The Harvey effect is real.
Since acquiring Matt Harvey from the Mets on May 8th the Reds have won 6 of 7 games. They just recently had their longest win streak of the season snapped and have looked like a completely different team than they did two weeks ago. HarveyÃ¢â‚¬â„¢s pitching expertise has clearly rubbed off on the rest of the Reds starting rotation and the offense has been energized by playing some of their best baseball of the season.
All joking aside, the Matt Harvey trade is an interesting one that could play out in a multitude of ways. ThereÃ¢â‚¬â„¢s a lot of fascinating Ã¢â‚¬Å“cause and effectÃ¢â‚¬Â scenarios that could impact the Reds on a much deeper level than Harvey simply having a spot in the starting rotation. His presence in the rotation could have an impact on guys like Amir Garrett and Anthony Desclafani and the way their seasons are shaped.
LetÃ¢â‚¬â„¢s lay out the three possible scenarios that the Reds and Matt Harvey could face:
Scenario 1: The Reds trade Matt Harvey
IÃ¢â‚¬â„¢m lead to believe that the most plausible reason the Reds traded for Matt Harvey was to start him in the rotation, help him revitalize his career, build his value, and then trade him to a team in contention before this yearÃ¢â‚¬â„¢s trade deadline. The Reds front office figured Matt Harvey could have more trade value than the player they traded away (Devin Mesoraco) and were willing to take a chance on him. In order for the Reds to trade Harvey heÃ¢â‚¬â„¢s going to have to continue to pitch relatively well and the Reds will have to find a suitor willing to take on the risk/reward that Harvey brings with him.
Scenario 2: The Reds walk away from Matt Harvey
Matt Harvey came over from the Mets signed through 2018 and will be a free agent at the end of this year. If the Reds want to part ways with Harvey, they can simply put him on waivers during the year or let him walk at the end of the year. The biggest question regarding cutting ties with Harvey is when to do it.
If the Reds are unable to find a trade partner for Harvey before the trade deadline then they could put him on waivers and remove him from the 40 man roster. Doing this would open up a starting rotation spot and allow the Reds to use the remainder of the year to evaluate other players such as Anthony Desclafani and/or Amir Garrett in the starting rotation.
If the Reds continue to pitch Harvey in the starting rotation for the remainder of the 2018 season with the intent of letting him walk in free agency at the end of the year, then they are essentially blocking the opportunity for evaluation and development of some of their other potential starting pitchers.
Scenario 3: The Reds re-sign Matt Harvey
Like I mentioned before, the entire purpose of the Matt Harvey trade was to revitalize his career and build value. If the Reds are successful in doing this, then I can see a scenario where they would recognize the value that Harvey could potentially have and look at re-signing him to a long term contract.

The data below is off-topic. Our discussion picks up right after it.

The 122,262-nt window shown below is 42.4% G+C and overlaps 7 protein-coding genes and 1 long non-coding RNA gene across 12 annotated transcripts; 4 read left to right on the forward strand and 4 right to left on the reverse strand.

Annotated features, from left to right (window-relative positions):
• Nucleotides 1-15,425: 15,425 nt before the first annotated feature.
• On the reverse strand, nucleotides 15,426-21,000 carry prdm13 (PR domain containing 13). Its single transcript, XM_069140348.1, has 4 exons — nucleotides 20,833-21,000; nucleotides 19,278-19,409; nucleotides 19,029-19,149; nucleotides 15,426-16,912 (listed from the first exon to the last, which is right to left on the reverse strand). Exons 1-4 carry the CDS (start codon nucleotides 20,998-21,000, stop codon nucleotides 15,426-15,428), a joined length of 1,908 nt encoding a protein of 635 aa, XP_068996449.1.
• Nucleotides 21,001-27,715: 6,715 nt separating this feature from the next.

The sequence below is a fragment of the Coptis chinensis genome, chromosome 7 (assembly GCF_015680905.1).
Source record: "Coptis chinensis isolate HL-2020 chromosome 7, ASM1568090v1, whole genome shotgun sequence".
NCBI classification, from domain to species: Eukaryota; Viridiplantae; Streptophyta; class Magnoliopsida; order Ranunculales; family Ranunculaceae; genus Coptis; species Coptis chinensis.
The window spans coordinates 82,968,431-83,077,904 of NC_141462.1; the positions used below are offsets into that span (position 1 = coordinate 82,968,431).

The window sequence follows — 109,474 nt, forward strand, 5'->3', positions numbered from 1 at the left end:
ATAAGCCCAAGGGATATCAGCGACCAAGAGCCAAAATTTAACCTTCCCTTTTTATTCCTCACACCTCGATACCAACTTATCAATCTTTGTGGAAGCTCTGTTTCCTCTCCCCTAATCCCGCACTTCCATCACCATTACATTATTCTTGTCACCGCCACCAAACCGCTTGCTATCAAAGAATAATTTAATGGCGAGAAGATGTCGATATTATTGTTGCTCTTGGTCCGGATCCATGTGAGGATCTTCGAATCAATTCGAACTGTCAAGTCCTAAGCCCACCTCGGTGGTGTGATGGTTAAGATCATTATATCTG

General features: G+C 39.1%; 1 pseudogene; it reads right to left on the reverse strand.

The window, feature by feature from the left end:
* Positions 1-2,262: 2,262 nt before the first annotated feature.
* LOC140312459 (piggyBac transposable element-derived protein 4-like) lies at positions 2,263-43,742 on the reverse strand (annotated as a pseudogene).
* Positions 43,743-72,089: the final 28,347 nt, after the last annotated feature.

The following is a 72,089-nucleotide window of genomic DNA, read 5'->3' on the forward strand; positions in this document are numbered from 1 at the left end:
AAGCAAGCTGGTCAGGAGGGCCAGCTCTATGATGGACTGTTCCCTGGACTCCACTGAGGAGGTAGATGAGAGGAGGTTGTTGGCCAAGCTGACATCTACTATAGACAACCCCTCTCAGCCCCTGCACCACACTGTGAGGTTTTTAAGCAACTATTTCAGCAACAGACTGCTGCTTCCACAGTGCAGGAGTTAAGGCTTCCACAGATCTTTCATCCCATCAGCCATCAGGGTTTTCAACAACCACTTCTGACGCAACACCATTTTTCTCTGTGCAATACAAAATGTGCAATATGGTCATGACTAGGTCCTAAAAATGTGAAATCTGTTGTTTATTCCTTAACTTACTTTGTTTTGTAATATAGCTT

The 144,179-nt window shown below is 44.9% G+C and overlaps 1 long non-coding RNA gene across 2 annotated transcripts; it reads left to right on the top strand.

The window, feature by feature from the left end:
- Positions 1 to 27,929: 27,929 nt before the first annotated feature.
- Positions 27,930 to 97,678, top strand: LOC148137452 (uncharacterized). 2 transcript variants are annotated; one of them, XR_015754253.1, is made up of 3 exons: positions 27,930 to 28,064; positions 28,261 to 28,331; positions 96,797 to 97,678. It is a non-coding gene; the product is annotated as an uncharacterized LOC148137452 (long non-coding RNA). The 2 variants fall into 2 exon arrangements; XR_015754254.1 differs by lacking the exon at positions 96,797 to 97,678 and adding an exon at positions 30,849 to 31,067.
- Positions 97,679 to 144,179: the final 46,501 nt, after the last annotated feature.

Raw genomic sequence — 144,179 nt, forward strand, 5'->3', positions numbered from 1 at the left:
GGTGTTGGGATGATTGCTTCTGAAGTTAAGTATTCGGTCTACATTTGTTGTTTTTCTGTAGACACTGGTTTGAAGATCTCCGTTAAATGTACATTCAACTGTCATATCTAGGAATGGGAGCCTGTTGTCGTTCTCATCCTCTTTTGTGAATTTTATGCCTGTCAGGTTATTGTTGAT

Over the years, Reds ownership has shown affection towards players who are the Ã¢â‚¬Å“flavor of the monthÃ¢â‚¬Â or Ã¢â‚¬Å“fan favoritesÃ¢â‚¬Â. The Reds have had a recent history of riding the hot hand and signing players based on emotion. If Harvey continues to pitch well, continues to garner fan support, and continues to be a polarizing player, then I can absolutely see a scenario in which the Reds would sign him long term. It would be a very Reds thing to do.
Best Case Scenario
The Reds continue to start Matt Harvey in the rotation and he continues to pitch extremely well. Anthony Desclafani continues to get healthy, continues to make rehab starts in Double or Triple A, and continues to pitch well. The Reds eventually find a trade partner for Harvey as Desclafani nears his return to the majors. Matt Harvey is traded for prospects or major league talent, his spot in the starting rotation opens up, and Anthony Desclafani is inserted into the Reds starting rotation.
Worst Case Scenario
Matt Harvey continues to pitch well. The Reds look for a trade partner near the deadline but no team is willing to take on the risk. Matt Harvey continues to pitch for the remainder of the season blocking guys like Anthony Desclafani and Amir Garrett from having any kind of impact on the starting rotation. Near the end of the season with his free agency impending, the Reds re-sign Matt Harvey to an expensive long term contract.
The Reds relationship with Matt Harvey is going to play out in one of the scenarios above. There are a lot of variables that play into each scenario such as the health and performance of Harvey, the health of the other pitchers in the Reds rotation, the trade market, etc. I don’t think the Reds would have made the trade for Harvey unless they had a pretty good strategy in place for what exactly they wanted to get out of him. Let’s hope that Dick Williams can continue to control those magical trade puppet strings. In a couple of years we could be watching one of our better relievers on the mound in a high leverage situation in the NLDS and saying “Remember we got that guy for Matt Harvey?”